2010/11/01

Accessing Spring Session Beans in JSP

Filed under: development — Tags: , , , — digitaljoel @ 5:23 pm

I’m using Spring MVC in a project.  I wanted to create a session scoped bean that I could reference directly from my JSP.  In this case, it was a bean for holding status or error messages for display in the UI.  It would keep a queue of messages, and would clear them when displayed.

The interface for my MessageUtil class was simple, with an addMessage method for adding a message to the queue, and a getFlashMessages method that gets all messages as a list and clears the internal queue.

The implementation could be equally simple.  Mine has a touch more code in order to pull the actual message text from a resource bundle, but the class definition is very simple

public class MessageUtilImpl implements MessageUtil, Serializable
{
// implementation here
}

In my spring context configuration file, I defined the bean as follows:

    <bean id="messageUtil" class="mypackage.MessageUtilImpl" scope="session">
        <aop:scoped-proxy proxy-target-class="false"/>
        <property name="messageSource" ref="messageSource" />
    </bean>

Where the messageSource contains the bundle for messages. The real ticket here is the aop:scoped-proxy configuration.

Since I wanted to inject this message utility class into my Spring MVC controllers (which are of a greater scope than session scope) it was puking at me. Adding aop:scope-proxy configuration to the bean definition (which apparently isn’t available yet as an annotation, which is why I had to configure in xml instead) allows Spring to use AOP to inject the session bean into the controller for the thread that is processing the request, tying my messageUtil to the one that has been constructed for the current session.

One item of note is the proxy-target-class attribute. If you set it to false, then spring aop will use a java interface based proxy. This means that your bean must have an interface and an implementation, and that everywhere you use the bean, you must reference it via the interface and NOT the implementation. Well… DUH. If you have an interface and an impl, and you are referencing the impl, then what can I say? If you set that value to true, then spring aop will use cglib (which now must be on your build path, probably runtime path) to proxy the implementation class, meaning you don’t need to have an interface and implementation, you can simple have a class. I didn’t want to need cglib, so I chose interface based proxy.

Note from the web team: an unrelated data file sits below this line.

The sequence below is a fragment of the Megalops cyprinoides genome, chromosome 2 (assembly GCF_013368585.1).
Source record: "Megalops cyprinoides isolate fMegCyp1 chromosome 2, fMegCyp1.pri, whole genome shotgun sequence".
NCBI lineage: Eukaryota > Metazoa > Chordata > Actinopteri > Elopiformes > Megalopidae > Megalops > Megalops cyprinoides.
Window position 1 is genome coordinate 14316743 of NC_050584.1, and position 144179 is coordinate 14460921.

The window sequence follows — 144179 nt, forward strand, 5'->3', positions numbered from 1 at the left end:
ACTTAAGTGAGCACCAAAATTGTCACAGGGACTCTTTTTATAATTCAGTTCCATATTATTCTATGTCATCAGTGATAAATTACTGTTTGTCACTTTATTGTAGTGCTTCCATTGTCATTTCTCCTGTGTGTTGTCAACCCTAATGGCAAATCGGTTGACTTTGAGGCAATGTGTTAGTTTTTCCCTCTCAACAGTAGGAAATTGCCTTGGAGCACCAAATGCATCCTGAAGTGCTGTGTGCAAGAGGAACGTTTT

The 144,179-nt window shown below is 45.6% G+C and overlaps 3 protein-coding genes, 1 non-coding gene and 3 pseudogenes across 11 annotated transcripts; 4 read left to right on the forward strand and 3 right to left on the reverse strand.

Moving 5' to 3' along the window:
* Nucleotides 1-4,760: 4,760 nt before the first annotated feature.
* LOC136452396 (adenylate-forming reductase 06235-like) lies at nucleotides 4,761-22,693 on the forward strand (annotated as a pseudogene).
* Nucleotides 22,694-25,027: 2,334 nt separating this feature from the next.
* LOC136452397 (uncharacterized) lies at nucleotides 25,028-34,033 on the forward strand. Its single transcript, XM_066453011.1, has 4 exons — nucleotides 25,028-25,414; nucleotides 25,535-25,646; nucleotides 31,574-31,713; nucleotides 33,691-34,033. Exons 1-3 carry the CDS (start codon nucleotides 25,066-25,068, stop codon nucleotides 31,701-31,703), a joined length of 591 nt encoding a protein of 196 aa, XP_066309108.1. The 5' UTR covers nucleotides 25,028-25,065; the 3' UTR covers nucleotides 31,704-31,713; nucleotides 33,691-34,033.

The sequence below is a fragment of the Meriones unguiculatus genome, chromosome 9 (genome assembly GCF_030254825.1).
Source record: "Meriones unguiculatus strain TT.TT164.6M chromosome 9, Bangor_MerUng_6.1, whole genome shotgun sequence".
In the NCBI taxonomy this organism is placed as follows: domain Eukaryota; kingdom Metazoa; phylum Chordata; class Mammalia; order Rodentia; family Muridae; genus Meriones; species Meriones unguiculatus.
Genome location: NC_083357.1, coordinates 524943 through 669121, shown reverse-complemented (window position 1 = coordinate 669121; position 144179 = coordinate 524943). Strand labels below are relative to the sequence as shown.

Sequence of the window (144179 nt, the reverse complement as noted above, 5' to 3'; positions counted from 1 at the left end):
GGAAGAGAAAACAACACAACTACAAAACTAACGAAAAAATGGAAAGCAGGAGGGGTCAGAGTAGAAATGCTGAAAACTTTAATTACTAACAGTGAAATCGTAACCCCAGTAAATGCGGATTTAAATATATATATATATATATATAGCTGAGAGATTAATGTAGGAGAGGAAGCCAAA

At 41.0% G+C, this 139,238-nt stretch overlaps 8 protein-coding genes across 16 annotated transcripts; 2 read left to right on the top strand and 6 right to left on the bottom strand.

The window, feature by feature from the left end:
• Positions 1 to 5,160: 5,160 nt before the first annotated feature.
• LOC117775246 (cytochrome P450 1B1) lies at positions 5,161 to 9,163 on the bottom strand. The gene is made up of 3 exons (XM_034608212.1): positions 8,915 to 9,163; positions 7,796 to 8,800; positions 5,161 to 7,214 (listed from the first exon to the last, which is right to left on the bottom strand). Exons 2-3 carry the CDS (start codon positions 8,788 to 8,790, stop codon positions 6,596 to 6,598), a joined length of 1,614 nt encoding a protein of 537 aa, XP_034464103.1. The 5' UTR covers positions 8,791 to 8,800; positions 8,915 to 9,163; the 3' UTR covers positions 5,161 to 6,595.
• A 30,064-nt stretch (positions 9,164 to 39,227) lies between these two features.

With that magic done, now all I had to do was reference my messageUtil bean in the jsps so I could call the getFlashMessages() method and display them.

Now, I’m no JSP guru. I’ve spent the last 3 years in JSF land. I’m sure I could wire this up to get the messages via ajax and do something super awesome… but I didn’t. I’m using the Pines Notify jQuery plugin to show a simple growl-type message.

<script type="text/javascript" >
    <c:forEach var="flashMessage" items="${sessionScope['scopedTarget.messageUtil'].flashMessages}" >
        $.pnotify( {
            pnotify_title: "${flashMessage.title}",
            pnotify_text: "${flashMessage.message}",
            pnotify_type: "${flashMessage.severity}",
            pnotify_shadow: true
        })
    </c:forEach>
</script>

Besides the aop:scoped-proxy, the thing that took the longest to figure out was how to get the stinking spring session bean. You can see that I’m accessing it like this

${sessionScope['scopedTarget.messageUtil'].flashMessages}

The answer is the ‘scopedTarget’ prefix to the bean name. Since it uses a dot in the name, you can’t use sessionScope.scopedTarget.messageUtil, so the way it’s referenced above is the only way I know how to do it. It took surprisingly long for me to find it.

I’m sure as soon as I publish this, someone will find a reference to it in the official spring documentation, but Adobe Reader didn’t find it in the 799 page Spring Documentation PDF I have.

That’s it for this one. Have fun with spring session scoped beans and jsp el.